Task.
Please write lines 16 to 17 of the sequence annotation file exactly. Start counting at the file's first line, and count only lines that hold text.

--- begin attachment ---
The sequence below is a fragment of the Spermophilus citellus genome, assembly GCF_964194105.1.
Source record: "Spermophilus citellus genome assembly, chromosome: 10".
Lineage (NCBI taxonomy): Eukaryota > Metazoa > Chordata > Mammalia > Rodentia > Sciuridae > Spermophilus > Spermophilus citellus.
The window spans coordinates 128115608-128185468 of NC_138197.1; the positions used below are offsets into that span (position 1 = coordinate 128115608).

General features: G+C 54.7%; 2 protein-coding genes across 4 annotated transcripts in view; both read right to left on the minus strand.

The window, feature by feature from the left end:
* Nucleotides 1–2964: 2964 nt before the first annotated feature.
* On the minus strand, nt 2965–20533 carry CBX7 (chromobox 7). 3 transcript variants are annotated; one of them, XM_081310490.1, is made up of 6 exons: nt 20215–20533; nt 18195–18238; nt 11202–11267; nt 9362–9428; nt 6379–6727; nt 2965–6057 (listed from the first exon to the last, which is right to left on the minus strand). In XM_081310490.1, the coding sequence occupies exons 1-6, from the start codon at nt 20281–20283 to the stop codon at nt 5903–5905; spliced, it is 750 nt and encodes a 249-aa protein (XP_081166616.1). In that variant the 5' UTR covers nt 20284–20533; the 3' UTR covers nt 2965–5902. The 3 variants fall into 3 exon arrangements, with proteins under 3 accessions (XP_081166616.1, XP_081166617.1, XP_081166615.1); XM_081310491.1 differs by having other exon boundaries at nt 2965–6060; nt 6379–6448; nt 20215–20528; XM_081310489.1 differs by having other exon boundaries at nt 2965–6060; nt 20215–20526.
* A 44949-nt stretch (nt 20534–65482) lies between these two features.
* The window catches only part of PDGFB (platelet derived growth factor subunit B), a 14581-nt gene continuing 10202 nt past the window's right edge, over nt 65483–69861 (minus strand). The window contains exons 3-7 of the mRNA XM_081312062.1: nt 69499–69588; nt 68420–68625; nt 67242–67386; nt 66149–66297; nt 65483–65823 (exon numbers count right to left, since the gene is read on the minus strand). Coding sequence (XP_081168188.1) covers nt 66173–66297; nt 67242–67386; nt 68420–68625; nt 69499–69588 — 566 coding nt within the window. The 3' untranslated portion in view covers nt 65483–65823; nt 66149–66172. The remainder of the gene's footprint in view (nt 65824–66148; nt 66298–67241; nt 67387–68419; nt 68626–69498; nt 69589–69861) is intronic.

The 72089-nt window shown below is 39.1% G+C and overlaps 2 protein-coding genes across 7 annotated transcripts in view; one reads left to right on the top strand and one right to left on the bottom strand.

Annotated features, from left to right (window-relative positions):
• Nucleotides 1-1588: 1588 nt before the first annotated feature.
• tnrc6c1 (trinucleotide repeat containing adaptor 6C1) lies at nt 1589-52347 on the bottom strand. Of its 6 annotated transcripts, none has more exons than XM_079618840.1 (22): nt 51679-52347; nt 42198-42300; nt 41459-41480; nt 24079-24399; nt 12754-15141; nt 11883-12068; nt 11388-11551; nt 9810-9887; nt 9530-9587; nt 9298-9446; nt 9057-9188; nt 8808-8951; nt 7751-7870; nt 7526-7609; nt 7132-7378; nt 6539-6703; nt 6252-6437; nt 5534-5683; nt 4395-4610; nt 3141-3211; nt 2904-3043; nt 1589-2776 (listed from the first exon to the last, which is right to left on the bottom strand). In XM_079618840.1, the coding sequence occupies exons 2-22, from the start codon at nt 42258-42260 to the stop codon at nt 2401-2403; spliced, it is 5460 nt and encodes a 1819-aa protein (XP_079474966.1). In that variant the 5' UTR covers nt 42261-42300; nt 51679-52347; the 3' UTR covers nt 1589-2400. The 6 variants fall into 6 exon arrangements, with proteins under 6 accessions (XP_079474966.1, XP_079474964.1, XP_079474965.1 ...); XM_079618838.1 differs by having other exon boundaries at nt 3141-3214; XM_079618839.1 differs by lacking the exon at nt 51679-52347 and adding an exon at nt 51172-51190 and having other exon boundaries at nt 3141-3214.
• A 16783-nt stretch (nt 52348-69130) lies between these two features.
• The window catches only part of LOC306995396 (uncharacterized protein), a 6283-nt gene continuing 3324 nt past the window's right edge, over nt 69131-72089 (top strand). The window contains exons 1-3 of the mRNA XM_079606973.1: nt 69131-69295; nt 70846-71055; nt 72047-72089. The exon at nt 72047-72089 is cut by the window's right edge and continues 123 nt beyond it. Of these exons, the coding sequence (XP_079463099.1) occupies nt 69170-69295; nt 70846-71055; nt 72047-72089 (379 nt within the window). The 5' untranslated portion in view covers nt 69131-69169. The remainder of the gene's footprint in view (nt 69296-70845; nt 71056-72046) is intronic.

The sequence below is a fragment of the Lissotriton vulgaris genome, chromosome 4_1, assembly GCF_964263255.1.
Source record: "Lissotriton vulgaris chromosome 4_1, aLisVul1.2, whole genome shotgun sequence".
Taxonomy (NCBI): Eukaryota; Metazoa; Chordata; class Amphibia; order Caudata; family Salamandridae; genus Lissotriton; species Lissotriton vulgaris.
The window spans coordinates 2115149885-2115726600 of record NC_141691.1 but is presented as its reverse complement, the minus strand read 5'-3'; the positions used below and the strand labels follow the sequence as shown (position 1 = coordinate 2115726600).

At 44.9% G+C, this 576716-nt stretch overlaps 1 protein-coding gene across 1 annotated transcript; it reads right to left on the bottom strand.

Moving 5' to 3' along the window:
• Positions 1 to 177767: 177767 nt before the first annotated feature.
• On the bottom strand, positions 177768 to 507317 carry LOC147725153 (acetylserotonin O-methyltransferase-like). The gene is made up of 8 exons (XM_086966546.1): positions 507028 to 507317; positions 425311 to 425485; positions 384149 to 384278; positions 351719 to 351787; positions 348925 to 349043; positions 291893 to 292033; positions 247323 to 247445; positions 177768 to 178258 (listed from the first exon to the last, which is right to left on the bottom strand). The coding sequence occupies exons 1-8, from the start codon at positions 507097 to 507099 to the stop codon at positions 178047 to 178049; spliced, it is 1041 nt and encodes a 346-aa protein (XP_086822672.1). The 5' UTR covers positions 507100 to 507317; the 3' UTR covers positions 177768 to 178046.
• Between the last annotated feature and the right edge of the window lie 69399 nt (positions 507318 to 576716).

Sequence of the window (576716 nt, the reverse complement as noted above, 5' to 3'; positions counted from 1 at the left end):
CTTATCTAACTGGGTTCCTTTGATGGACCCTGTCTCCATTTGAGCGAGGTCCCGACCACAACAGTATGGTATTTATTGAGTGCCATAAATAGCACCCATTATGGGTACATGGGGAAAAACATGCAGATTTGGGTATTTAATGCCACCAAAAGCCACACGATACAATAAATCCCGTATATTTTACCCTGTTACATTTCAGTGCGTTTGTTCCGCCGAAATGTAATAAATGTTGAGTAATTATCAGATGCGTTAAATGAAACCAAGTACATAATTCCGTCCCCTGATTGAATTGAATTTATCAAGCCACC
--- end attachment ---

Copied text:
• The window catches only part of LOC306995396 (uncharacterized protein), a 6283-nt gene continuing 3324 nt past the window's right edge, over nt 69131-72089 (top strand). The window contains exons 1-3 of the mRNA XM_079606973.1: nt 69131-69295; nt 70846-71055; nt 72047-72089. The exon at nt 72047-72089 is cut by the window's right edge and continues 123 nt beyond it. Of these exons, the coding sequence (XP_079463099.1) occupies nt 69170-69295; nt 70846-71055; nt 72047-72089 (379 nt within the window). The 5' untranslated portion in view covers nt 69131-69169. The remainder of the gene's footprint in view (nt 69296-70845; nt 71056-72046) is intronic.

The sequence below is a fragment of the Lissotriton vulgaris genome, chromosome 4_1, assembly GCF_964263255.1.